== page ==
More ideas of what to bring when visiting a loved one with dementia
In Part I of this article, I gave ideas of “Things to Bring” when paying a visit to someone with dementia. One of the suggestions was a photo album or photos that are large enough for a senior resident to see. The photos should be labeled with the names of the people in them, their ages (if they are children) and some context about the occasion at which the picture was taken.
Part II of the article will offer suggestions for more “Things to Bring.”
Bring activities that are calming. You’d be amazed at the activities that can have a calming effect. Here are some ideas recommended by the Alzheimer’s Association that you can do with your loved one:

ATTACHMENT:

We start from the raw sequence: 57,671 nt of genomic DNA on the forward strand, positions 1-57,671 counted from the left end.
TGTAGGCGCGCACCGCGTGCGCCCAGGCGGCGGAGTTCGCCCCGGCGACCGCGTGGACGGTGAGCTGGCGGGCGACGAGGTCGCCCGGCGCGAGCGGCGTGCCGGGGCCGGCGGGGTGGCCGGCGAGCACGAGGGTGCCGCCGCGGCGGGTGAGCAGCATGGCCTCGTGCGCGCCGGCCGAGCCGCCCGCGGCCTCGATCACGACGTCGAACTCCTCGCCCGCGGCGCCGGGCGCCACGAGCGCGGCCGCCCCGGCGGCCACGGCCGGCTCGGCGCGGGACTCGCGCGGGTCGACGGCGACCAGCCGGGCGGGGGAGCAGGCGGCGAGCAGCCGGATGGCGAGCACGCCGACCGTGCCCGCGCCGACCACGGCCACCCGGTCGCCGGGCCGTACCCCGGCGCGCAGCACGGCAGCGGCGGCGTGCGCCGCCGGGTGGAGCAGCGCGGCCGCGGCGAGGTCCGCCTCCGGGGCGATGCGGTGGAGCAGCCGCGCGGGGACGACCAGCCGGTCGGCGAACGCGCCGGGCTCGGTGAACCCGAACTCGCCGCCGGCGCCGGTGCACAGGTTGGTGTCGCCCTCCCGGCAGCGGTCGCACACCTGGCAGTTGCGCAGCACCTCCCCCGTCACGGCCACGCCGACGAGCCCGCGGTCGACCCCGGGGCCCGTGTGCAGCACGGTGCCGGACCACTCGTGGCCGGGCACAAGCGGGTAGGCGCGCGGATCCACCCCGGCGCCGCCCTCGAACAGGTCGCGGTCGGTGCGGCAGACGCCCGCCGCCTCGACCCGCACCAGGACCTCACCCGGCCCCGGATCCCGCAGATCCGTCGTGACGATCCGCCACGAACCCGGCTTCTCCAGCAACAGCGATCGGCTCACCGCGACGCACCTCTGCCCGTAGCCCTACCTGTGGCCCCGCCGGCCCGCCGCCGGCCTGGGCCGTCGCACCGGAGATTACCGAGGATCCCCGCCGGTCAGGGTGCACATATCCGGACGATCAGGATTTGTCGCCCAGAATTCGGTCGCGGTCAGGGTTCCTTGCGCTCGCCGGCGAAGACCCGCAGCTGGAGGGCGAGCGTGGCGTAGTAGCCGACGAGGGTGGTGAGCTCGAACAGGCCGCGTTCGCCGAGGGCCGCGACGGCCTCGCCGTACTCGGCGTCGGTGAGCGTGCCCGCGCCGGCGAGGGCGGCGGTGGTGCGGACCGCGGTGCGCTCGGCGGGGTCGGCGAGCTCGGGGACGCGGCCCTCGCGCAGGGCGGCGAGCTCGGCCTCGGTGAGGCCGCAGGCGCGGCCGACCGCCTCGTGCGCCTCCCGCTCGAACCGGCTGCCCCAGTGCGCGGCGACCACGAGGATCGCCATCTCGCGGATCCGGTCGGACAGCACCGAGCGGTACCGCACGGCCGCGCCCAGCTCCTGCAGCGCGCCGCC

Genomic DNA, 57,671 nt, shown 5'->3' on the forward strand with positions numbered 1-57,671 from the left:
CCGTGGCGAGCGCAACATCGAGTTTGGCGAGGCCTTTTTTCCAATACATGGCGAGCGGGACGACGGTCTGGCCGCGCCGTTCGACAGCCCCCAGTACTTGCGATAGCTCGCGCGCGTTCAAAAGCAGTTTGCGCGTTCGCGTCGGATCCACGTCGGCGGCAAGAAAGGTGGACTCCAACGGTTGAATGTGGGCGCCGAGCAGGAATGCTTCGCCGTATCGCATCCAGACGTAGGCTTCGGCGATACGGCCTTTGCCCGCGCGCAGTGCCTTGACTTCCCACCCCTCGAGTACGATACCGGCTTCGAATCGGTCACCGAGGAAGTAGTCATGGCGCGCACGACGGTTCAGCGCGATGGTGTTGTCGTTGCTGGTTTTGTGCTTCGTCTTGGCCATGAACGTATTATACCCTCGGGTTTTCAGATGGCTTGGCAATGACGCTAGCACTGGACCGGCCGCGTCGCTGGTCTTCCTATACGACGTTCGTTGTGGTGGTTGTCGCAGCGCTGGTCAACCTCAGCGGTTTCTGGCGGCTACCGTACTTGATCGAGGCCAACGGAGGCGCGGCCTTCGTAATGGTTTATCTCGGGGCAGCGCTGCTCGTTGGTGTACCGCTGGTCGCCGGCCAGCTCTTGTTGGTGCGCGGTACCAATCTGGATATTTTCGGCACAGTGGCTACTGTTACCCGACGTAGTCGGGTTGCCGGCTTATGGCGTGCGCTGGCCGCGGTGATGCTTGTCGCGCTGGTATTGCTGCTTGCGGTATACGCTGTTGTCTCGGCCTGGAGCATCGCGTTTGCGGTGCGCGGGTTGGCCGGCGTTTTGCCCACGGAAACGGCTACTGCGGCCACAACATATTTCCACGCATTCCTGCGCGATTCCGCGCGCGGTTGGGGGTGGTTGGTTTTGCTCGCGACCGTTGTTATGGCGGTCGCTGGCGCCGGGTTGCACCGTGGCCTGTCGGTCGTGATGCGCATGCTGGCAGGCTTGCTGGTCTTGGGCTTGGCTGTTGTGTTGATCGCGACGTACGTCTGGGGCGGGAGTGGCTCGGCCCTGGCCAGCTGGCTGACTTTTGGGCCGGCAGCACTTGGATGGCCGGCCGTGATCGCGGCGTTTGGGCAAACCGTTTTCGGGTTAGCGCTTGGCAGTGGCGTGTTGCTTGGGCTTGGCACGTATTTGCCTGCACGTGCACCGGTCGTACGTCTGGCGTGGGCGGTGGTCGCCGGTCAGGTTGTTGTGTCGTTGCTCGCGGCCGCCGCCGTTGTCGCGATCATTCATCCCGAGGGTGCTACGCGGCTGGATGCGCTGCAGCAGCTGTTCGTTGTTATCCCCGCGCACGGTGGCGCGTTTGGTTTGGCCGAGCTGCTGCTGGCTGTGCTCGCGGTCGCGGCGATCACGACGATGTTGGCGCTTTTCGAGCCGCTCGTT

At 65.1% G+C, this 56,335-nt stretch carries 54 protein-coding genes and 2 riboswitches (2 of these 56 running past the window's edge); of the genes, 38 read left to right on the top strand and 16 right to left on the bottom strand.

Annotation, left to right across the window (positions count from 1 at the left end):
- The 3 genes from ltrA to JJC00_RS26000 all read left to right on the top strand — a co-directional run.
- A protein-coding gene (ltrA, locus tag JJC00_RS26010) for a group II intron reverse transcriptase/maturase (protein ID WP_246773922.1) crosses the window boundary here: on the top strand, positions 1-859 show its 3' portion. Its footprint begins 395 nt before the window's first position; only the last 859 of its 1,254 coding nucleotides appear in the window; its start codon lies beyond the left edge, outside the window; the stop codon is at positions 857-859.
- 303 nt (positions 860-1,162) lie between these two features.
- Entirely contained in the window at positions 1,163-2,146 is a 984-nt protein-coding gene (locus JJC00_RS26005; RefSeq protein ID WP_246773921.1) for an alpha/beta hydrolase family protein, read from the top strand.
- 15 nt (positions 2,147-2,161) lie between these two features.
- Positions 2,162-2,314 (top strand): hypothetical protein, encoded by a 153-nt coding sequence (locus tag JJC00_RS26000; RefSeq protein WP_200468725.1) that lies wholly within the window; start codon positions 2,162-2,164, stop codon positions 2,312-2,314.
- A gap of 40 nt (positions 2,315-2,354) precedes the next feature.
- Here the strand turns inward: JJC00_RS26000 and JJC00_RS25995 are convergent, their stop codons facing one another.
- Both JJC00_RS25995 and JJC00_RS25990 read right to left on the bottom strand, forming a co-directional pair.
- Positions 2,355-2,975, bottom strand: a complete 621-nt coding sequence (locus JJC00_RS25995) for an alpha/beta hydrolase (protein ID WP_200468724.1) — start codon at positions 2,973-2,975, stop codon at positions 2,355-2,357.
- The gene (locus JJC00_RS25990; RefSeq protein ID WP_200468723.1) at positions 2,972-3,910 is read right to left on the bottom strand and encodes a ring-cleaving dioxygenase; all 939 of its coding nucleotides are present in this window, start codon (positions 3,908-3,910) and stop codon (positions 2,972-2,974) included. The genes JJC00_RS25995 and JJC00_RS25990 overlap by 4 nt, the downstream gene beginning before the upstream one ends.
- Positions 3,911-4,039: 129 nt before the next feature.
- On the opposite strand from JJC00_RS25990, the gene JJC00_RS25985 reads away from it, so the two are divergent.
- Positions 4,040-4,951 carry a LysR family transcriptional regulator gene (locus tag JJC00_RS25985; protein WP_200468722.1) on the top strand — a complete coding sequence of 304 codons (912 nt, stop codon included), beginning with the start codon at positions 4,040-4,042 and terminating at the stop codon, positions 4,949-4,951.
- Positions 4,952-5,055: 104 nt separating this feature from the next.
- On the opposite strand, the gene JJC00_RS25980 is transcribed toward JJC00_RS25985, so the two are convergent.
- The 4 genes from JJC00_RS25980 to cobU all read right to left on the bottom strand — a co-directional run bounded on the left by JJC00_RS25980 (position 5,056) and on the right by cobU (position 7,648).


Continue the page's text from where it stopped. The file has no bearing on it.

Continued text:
- Clip coupons
- String beads
- Color pictures
- Count trading cards
- Sort objects by shape and color
- Fold laundry
- Bake cookies
- Rake leaves
- Toss a beach ball to one another
- Plant seeds inside or out
- Make a family tree poster
- Blow bubbles
- Bring a stuffed animal.
“Several studies have shown that interactions with a stuffed animal increase happiness and provide a calming effect,” says Frances Dickson, who along with her sister Bettina Dickson Rusher, created Memorable Pets, while caring for their mother who had Alzheimer’s. The animals are based on the most popular cat and dog breeds. Dickson adds that Memorable Pets are, “…a great way to allow patients, who often have to rely on everyone else for care, to be able to care for something themselves.
Whatever you decide to bring, says Susan L. Garbett, author of “Susie and Me Days,” “Remember that you are the architect of this visit. Bring props or anything that you can use as ‘starter’ topics for conversation or to engage them. Be creative, but realize with all your good intentions and planning, the person may not be interested in anything that you brought or do on that particular day. Take your cues from them and try not to get discouraged.”